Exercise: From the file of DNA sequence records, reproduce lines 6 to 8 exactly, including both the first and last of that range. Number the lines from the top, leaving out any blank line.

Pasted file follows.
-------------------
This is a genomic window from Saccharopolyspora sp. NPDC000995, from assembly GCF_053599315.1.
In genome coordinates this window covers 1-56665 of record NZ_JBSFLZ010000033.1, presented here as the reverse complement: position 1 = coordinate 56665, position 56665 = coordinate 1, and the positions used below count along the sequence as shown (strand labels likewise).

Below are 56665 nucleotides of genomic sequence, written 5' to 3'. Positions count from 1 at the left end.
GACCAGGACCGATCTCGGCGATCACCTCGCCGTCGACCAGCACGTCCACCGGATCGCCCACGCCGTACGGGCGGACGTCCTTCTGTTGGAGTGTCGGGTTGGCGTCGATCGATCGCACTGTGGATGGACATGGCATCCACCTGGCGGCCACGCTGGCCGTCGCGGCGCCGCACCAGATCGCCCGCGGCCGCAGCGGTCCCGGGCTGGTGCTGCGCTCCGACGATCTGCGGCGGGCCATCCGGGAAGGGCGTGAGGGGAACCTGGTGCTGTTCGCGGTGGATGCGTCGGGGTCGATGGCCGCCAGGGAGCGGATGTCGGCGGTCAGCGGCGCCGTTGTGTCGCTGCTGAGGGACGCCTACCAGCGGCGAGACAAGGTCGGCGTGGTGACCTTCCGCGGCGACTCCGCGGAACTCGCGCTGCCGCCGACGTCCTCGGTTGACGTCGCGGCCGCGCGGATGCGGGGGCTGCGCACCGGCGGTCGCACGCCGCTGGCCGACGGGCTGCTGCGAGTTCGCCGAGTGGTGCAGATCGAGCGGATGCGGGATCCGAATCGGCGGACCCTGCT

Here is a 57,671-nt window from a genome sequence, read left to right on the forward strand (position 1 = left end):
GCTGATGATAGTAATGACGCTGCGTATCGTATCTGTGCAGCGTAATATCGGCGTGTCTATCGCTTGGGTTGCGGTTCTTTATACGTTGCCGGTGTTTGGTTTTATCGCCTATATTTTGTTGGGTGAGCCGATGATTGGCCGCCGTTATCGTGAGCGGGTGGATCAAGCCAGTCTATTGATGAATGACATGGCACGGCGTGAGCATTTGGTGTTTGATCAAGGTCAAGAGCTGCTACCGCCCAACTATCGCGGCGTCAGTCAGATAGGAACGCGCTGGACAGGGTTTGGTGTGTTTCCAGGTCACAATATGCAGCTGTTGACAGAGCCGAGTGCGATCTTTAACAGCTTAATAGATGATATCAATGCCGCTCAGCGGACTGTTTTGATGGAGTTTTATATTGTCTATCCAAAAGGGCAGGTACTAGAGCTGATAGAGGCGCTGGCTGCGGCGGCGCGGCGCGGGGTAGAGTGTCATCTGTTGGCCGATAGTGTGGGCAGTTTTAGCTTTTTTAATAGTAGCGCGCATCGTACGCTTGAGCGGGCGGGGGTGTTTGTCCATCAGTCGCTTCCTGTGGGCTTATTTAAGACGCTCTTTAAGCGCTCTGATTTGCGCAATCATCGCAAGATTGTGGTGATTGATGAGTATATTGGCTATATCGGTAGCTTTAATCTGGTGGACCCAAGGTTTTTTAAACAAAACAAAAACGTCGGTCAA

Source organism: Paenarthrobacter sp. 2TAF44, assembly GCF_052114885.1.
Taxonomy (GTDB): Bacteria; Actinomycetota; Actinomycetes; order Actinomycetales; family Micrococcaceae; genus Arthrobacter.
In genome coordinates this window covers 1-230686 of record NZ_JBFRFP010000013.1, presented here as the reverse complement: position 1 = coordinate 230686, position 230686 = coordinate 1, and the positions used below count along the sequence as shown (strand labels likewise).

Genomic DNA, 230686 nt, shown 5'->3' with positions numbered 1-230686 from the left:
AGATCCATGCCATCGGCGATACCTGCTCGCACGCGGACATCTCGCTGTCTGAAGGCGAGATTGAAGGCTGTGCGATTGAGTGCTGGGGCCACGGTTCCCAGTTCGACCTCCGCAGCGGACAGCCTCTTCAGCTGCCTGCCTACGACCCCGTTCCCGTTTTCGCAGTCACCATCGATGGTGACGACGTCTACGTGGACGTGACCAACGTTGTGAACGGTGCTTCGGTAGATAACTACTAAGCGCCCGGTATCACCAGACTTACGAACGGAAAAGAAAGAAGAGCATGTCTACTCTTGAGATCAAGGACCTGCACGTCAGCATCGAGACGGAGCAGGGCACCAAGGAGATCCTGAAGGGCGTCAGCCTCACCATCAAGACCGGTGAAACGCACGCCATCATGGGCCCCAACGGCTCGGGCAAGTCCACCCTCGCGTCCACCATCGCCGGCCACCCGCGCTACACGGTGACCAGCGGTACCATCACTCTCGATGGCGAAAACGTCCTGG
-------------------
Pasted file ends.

GCTGATGATAGTAATGACGCTGCGTATCGTATCTGTGCAGCGTAATATCGGCGTGTCTATCGCTTGGGTTGCGGTTCTTTATACGTTGCCGGTGTTTGGTTTTATCGCCTATATTTTGTTGGGTGAGCCGATGATTGGCCGCCGTTATCGTGAGCGGGTGGATCAAGCCAGTCTATTGATGAATGACATGGCACGGCGTGAGCATTTGGTGTTTGATCAAGGTCAAGAGCTGCTACCGCCCAACTATCGCGGCGTCAGTCAGATAGGAACGCGCTGGACAGGGTTTGGTGTGTTTCCAGGTCACAATATGCAGCTGTTGACAGAGCCGAGTGCGATCTTTAACAGCTTAATAGATGATATCAATGCCGCTCAGCGGACTGTTTTGATGGAGTTTTATATTGTCTATCCAAAAGGGCAGGTACTAGAGCTGATAGAGGCGCTGGCTGCGGCGGCGCGGCGCGGGGTAGAGTGTCATCTGTTGGCCGATAGTGTGGGCAGTTTTAGCTTTTTTAATAGTAGCGCGCATCGTACGCTTGAGCGGGCGGGGGTGTTTGTCCATCAGTCGCTTCCTGTGGGCTTATTTAAGACGCTCTTTAAGCGCTCTGATTTGCGCAATCATCGCAAGATTGTGGTGATTGATGAGTATATTGGCTATATCGGTAGCTTTAATCTGGTGGACCCAAGGTTTTTTAAACAAAACAAAAACGTCGGTCAA

Source organism: Paenarthrobacter sp. 2TAF44, assembly GCF_052114885.1.
Taxonomy (GTDB): Bacteria; Actinomycetota; Actinomycetes; order Actinomycetales; family Micrococcaceae; genus Arthrobacter.